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Siliguri girds up to beat a strike

Siliguri, Aug. 18: The Trinamul government is trying hard to stamp out tomorrow’s bandh in this town that seems to love strikes.

Pagole dakleo Siliguritay bandh hoy (Even if a madman calls a strike in Siliguri, it turns out to be total),” goes a saying about the most important town in north Bengal.

But north Bengal development minister Gautam Deb has started a multi-pronged campaign to make Siliguri residents step out of their homes tomorrow when the Bangla O Bangla Bhasha Banchao Committee has called a 24-hour stay-at-home strike, like the janata curfew in the hills.

Bangla O Bangla Bhasha Banchao Committee is against Gorkhaland and its call for a sit-at-home protest is to drive home the message that Bengal must not be divided.

Deb has requested the business community and citizens to defy the strike called by an outfit which has “as few as five people” to call supporters.

He has said life should be normal and assured people that senior officials and police would make arrangements to see that life was not hampered.

The last strike in Siliguri was on August 1-2, called by the Bangla O Bangla Bhasha Banchao Committee and the Rashtriya Shiv Sena. Their aim was to block food supply to the hills on the two days it had announced a strike relaxation. On the first day, the strike was total. On August 2, people were seen on the roads, but buses did not run, shops and banks stayed shut.

Today, however, some transport bodies said they would ply buses tomorrow.

“We sincerely feel that considering the present political turmoil in the Darjeeling hills, supporting a strike would only add to the volatile situation and create further trouble for common people,” read a press release issued by Mrinal Kanti Sarkar, the general secretary of Siliguri Mini Bus Syndicate.

“We have thus decided not to join the strike called on August 19 and want to inform all residents of Siliguri subdivision that our organisation will run buses across the region,” the release read.

This is the first time that such a decision has been taken by private transporters, who otherwise prefer to keep their vehicles off the roads.

Pranab Mani, the general secretary of the Siliguri Inter-District Minibus Owners’ Association, echoed him.

“We will run our buses tomorrow like any other day,” he said.

In Siliguri’s biggest market area, loudspeakers today blared an announcement that shops would be open tomorrow.

Representatives of Bidhan Market Byabsayi Samiti, the largest market in the heart of the town, made the public announcement. “We have around 3,000 businessmen here of which, over 1,000 are our members. A meeting was held with the commissioner of Siliguri metropolitan police on Friday, where he has assured all possible security,” said Chittaranjan Das, secretary of the Bidhan Market Byabsayi Samiti.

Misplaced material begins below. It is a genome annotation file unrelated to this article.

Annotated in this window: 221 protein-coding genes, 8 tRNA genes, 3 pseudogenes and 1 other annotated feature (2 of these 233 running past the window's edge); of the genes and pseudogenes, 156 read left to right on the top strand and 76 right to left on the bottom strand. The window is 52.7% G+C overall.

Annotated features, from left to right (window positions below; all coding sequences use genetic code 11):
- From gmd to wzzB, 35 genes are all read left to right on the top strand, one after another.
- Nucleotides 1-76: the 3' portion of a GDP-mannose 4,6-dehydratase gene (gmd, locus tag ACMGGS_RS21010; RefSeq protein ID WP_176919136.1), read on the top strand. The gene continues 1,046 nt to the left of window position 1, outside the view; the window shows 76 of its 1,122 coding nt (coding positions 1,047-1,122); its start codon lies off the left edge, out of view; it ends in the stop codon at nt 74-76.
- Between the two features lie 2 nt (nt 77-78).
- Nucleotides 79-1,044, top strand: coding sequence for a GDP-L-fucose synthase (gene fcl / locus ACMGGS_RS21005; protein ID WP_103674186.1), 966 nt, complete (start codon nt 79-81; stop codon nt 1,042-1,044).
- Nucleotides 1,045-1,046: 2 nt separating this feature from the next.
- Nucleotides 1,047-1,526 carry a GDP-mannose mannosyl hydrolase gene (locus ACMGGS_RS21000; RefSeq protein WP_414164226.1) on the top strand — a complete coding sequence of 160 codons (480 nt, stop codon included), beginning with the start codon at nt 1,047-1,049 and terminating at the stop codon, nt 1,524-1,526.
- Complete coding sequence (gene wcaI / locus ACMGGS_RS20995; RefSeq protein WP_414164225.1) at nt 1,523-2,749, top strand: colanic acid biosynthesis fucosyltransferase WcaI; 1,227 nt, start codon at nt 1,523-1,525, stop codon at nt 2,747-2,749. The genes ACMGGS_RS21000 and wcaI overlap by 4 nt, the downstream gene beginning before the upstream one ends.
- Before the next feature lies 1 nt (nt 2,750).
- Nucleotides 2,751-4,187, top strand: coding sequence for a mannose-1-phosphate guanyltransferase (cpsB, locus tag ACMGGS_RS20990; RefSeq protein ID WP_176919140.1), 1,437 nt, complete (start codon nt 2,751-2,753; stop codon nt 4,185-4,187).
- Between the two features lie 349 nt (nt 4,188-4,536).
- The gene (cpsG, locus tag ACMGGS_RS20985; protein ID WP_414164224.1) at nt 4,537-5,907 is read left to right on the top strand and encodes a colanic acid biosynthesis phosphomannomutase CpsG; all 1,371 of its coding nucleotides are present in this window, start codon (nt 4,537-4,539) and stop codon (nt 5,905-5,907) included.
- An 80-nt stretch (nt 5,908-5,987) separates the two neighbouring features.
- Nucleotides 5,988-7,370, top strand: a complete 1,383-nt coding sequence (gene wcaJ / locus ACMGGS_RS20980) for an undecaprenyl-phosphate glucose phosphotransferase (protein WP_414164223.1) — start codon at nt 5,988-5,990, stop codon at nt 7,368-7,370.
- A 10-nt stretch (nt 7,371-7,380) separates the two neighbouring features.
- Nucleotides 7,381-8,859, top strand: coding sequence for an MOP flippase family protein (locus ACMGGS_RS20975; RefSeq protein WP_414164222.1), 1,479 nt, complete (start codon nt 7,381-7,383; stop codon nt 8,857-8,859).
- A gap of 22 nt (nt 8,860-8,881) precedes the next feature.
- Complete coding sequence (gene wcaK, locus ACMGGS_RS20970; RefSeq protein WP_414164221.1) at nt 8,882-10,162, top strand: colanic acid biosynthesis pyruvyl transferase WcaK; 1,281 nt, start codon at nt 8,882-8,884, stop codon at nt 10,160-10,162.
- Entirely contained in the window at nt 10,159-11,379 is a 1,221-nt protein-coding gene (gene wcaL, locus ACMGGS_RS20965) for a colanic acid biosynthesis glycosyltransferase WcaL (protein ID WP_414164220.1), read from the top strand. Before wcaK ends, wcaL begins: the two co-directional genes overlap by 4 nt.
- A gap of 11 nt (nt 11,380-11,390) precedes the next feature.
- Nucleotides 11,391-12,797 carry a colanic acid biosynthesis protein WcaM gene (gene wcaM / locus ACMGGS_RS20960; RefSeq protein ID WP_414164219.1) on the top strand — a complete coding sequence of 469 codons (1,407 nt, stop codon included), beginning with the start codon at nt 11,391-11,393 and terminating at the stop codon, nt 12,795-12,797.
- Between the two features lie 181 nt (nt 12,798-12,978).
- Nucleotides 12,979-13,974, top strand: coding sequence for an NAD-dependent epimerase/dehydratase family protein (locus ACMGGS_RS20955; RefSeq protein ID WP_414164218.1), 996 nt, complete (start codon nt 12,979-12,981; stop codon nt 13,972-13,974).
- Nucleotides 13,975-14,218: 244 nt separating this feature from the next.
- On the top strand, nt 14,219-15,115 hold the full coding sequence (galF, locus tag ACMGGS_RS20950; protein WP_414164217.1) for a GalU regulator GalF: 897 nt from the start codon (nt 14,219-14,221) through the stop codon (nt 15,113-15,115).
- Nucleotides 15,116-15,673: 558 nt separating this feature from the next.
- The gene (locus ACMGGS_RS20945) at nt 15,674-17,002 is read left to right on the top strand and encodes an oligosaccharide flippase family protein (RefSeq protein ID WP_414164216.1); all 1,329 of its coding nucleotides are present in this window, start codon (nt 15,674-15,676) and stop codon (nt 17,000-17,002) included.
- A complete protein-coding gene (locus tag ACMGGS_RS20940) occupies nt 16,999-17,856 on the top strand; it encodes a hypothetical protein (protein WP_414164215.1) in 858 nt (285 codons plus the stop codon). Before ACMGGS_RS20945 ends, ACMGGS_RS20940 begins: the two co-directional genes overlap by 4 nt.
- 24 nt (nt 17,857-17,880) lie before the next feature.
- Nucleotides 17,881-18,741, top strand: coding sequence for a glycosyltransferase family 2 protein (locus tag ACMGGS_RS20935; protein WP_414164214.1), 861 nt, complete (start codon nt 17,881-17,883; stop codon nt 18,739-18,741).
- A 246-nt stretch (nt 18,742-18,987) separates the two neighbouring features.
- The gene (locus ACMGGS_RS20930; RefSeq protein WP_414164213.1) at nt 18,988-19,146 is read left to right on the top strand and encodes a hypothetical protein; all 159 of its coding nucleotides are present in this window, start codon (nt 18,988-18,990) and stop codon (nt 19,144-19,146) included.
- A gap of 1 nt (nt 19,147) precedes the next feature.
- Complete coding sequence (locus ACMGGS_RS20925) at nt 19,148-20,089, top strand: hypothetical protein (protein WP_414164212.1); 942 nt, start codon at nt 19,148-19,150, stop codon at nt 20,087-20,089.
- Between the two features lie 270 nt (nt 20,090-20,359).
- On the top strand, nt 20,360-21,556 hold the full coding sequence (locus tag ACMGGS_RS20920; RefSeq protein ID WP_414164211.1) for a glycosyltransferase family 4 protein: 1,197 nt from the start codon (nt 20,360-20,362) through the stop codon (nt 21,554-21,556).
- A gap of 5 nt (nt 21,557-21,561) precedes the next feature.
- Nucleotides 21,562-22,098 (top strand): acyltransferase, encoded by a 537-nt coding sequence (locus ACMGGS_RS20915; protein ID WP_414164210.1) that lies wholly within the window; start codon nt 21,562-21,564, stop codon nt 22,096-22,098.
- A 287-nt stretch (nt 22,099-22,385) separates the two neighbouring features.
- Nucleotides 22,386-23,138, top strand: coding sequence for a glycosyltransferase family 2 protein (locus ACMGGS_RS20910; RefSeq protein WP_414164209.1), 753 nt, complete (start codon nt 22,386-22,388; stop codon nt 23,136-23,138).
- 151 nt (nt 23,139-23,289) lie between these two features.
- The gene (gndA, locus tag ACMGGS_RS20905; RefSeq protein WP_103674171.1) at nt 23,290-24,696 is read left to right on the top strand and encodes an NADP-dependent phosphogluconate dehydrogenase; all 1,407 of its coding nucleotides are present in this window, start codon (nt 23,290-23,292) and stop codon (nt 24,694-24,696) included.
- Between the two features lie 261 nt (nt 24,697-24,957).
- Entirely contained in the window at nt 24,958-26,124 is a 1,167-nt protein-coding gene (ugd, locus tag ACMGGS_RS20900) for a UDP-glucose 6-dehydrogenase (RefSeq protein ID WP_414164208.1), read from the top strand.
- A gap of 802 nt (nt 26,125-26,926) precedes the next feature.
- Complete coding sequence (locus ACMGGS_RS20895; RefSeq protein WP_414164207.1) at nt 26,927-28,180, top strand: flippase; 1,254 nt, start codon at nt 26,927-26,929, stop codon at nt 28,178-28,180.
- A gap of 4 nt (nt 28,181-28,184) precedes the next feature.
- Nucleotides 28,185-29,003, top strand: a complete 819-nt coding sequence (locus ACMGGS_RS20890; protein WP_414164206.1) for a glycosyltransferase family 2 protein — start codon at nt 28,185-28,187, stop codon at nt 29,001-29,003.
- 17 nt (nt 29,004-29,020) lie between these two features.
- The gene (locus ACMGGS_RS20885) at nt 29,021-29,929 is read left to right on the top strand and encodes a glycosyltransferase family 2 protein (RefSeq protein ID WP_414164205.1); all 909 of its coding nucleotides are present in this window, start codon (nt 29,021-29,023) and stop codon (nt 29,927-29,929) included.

“We are making announcements, urging our members to keep their shops open and requesting people in general to keep life normal.”

The Darjeeling district Congress leadership, which has been silent so far on the hill issue, has decided to organise an “amity march” across Silguri at 11am tomorrow.

This is the first time that a political party has decided to come out with a specific programme on a bandh day, called by an anti-Gorkhaland organisation.

“We are against any strike which is thrust on people of Siliguri by some organisations, which do not have even 10 people as supporters. Such strikes largely affect the economy of Siliguri and are deterrent to the amity between hills and plains,” Shankar Malakar, the Darjeeling district Congress president said.

“Tomorrow, thousands of Congress workers will walk in the streets, soliciting peace and amity and would appeal to defy the strike. We would request the state government and the district administration to take harsh steps in case those who have called the bandh, try to create any trouble,” Malakar added.

Deb said: “We appreciate the response of the business community, the transporters and people from all walks of life for their decision to defy the strike imposed on us. We expect that life would remain perfectly normal in Siliguri tomorrow. The administration would take steps in case there is any trouble.

“We want a similar defiance in the hills tomorrow. People should oppose the strike thrust on them. As far as the Congress is concerned, the party has resorted to double-speak. On one hand, its representatives are attending the so-called all-party meeting in the hills and supporting the partition of Bengal, while on the other hand, it is organising a rally in plains.”

Siliguri has been suffering the problem of bandh and strikes for past six-seven years – particularly after the resumption of Gorkhaland movement by Gorkha Janmukti Morcha in 2007 – courtesy the presence of anti-Morcha outfits such as the Bangla O Bangla Bhasa Bachao Committee and Amra Bangali.

Between 2007 and 2011, these outfits called at least four strikes on average every year, all of which were total.

Repeated anti-Gorkhaland strikes and demonstrations by these outfits, which surprisingly have led to closure of the city and its suburbs and even some portions of Jalpaiguri district, has brought infamy to Siliguri.